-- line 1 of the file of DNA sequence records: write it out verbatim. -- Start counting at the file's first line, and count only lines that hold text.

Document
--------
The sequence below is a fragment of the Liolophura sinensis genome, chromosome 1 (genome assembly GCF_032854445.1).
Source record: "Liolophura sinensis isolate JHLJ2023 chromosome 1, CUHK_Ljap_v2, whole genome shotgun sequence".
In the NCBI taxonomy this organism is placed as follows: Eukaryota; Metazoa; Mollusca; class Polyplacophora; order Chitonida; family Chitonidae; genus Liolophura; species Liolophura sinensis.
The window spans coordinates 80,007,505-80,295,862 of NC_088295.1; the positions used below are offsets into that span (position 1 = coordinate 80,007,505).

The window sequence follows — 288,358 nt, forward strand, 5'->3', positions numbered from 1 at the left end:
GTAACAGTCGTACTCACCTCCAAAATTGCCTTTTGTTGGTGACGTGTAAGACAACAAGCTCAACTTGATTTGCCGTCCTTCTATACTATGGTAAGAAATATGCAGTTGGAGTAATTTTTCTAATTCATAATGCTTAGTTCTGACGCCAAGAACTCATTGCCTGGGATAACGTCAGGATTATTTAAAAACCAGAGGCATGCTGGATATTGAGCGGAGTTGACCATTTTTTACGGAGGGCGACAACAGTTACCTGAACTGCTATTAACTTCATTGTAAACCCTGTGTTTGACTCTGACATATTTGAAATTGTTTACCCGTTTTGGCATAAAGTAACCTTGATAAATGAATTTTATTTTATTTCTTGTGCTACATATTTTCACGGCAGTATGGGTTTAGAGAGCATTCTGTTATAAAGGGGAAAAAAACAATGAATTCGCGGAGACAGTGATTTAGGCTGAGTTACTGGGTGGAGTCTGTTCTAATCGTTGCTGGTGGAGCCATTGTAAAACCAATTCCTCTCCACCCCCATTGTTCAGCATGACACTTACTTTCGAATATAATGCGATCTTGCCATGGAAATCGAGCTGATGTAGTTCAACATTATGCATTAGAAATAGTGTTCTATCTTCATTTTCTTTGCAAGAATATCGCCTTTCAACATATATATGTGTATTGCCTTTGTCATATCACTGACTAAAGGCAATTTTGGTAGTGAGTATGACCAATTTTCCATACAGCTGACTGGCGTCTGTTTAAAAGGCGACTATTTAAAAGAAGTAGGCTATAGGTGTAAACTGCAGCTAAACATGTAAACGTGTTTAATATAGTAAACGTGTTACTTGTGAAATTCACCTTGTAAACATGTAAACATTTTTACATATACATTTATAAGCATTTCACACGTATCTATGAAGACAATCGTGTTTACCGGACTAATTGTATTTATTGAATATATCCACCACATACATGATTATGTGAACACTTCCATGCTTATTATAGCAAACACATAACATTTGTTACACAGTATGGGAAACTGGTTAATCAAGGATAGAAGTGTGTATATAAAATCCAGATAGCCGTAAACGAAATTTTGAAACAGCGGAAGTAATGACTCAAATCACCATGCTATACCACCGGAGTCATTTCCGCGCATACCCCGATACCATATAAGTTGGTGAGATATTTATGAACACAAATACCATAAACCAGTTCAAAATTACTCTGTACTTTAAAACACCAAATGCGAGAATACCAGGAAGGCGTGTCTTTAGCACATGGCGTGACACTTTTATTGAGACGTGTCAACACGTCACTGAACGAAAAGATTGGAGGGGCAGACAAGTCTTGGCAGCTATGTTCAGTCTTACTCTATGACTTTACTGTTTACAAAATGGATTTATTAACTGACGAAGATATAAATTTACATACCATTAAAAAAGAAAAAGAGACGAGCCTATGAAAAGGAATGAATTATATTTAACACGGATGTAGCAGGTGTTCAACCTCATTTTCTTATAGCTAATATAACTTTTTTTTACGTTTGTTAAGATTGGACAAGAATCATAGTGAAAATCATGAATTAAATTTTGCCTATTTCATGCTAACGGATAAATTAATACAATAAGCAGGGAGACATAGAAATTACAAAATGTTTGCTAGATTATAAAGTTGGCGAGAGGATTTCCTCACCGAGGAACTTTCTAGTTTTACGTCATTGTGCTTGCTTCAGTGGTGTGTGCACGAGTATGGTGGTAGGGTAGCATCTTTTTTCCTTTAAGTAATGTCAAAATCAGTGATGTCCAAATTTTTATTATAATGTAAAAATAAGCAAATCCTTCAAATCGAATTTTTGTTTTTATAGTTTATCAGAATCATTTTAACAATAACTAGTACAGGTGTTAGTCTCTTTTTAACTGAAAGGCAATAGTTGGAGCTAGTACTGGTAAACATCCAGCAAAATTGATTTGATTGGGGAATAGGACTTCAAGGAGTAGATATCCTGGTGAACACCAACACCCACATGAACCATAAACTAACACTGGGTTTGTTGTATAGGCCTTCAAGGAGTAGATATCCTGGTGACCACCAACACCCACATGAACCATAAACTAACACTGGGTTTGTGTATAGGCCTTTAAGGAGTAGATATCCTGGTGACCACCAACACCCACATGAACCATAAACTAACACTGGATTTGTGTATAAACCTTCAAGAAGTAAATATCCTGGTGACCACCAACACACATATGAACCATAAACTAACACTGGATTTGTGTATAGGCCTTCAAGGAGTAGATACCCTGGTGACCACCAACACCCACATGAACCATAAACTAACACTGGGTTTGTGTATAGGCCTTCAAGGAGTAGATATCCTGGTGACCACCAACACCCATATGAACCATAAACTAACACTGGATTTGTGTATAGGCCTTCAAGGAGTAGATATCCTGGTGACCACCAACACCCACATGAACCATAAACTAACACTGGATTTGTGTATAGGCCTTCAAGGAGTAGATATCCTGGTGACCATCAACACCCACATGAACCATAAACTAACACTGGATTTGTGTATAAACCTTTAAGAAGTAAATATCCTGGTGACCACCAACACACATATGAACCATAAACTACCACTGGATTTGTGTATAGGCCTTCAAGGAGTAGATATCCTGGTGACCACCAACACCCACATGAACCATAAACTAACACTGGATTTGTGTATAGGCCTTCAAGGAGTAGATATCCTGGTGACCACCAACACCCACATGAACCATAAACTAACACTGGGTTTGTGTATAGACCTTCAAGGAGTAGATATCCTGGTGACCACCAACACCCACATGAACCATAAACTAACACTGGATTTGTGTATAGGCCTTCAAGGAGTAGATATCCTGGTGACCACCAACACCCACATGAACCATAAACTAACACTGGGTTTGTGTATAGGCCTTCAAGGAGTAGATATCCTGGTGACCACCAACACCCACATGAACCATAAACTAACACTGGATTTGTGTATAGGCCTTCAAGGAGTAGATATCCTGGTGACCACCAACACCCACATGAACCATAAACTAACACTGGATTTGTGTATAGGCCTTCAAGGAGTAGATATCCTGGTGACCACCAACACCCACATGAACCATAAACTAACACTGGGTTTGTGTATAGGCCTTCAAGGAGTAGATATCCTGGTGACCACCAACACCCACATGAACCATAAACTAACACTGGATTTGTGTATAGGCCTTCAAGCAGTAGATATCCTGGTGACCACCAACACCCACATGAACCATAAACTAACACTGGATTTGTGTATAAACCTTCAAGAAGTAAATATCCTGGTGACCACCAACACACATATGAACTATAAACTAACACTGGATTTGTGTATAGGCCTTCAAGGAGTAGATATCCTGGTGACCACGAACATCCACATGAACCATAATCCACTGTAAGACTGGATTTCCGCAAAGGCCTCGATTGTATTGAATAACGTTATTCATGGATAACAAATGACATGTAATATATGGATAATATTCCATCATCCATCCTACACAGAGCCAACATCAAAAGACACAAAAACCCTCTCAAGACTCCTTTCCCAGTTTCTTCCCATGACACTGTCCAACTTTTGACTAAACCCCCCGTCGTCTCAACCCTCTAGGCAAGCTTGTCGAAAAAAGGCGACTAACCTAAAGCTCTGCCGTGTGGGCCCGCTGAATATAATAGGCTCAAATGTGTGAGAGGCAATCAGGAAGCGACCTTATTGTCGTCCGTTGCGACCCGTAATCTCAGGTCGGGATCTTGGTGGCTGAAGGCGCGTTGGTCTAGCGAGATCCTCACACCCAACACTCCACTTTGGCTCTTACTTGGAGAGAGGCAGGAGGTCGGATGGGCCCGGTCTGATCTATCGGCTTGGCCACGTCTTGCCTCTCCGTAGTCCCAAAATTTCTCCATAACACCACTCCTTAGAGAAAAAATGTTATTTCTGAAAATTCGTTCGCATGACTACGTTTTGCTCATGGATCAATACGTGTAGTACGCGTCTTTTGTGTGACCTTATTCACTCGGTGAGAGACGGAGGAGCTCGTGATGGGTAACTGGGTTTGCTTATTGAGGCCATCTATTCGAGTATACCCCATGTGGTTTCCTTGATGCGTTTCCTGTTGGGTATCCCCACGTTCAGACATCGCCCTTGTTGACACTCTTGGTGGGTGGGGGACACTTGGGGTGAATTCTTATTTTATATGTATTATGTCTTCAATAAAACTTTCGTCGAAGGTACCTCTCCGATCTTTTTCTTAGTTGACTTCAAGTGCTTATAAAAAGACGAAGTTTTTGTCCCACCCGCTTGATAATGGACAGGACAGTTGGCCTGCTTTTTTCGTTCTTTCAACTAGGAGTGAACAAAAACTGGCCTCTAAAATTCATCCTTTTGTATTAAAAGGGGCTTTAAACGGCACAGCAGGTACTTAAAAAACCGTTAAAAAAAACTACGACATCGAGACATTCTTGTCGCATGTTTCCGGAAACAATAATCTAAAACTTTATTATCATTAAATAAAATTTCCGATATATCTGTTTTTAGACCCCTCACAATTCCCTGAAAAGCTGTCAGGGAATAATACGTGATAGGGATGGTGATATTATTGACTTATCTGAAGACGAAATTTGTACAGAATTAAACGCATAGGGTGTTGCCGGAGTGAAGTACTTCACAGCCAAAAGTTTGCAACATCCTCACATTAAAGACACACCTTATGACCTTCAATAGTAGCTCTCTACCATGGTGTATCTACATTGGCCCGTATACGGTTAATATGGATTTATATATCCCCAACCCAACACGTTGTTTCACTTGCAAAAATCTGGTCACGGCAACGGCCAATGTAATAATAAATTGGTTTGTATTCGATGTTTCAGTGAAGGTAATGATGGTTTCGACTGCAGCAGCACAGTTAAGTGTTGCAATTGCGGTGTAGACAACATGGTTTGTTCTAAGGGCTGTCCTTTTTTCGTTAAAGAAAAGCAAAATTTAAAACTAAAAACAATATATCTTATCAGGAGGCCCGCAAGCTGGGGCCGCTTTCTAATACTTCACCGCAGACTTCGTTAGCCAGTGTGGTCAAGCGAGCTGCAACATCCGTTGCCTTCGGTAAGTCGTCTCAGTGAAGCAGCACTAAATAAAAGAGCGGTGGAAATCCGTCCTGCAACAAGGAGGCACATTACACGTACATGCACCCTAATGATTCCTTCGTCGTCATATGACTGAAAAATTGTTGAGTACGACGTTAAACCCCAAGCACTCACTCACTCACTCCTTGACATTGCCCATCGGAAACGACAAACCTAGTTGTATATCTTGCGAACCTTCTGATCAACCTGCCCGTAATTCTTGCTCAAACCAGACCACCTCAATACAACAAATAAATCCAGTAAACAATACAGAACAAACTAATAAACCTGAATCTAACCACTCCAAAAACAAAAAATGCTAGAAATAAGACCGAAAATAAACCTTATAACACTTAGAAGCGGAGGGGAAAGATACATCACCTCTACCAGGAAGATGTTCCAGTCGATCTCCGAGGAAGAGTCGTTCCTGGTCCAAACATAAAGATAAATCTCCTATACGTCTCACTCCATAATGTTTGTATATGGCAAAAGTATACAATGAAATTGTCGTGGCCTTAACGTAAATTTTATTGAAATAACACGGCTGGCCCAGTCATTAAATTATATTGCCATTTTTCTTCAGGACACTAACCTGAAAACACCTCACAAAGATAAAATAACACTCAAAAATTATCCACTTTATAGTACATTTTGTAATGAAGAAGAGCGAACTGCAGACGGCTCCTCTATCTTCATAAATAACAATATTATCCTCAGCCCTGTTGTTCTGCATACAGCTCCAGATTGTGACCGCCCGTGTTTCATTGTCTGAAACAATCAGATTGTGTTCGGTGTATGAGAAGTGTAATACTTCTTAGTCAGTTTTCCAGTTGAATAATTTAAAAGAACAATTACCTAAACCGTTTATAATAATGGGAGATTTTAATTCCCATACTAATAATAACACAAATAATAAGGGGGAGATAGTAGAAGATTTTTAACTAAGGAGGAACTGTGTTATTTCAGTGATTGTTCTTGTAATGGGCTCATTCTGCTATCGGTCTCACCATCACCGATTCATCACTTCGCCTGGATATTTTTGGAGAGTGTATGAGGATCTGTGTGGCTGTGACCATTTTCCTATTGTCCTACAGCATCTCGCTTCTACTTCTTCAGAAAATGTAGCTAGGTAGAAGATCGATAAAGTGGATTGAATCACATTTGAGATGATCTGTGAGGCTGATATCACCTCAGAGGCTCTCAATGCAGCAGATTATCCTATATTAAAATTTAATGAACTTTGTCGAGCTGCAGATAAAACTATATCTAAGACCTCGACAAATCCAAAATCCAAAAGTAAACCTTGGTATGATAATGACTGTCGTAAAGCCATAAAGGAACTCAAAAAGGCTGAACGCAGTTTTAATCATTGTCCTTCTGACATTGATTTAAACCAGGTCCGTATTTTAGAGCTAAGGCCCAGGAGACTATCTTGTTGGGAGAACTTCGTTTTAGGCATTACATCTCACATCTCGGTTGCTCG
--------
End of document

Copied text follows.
The sequence below is a fragment of the Liolophura sinensis genome, chromosome 1 (genome assembly GCF_032854445.1).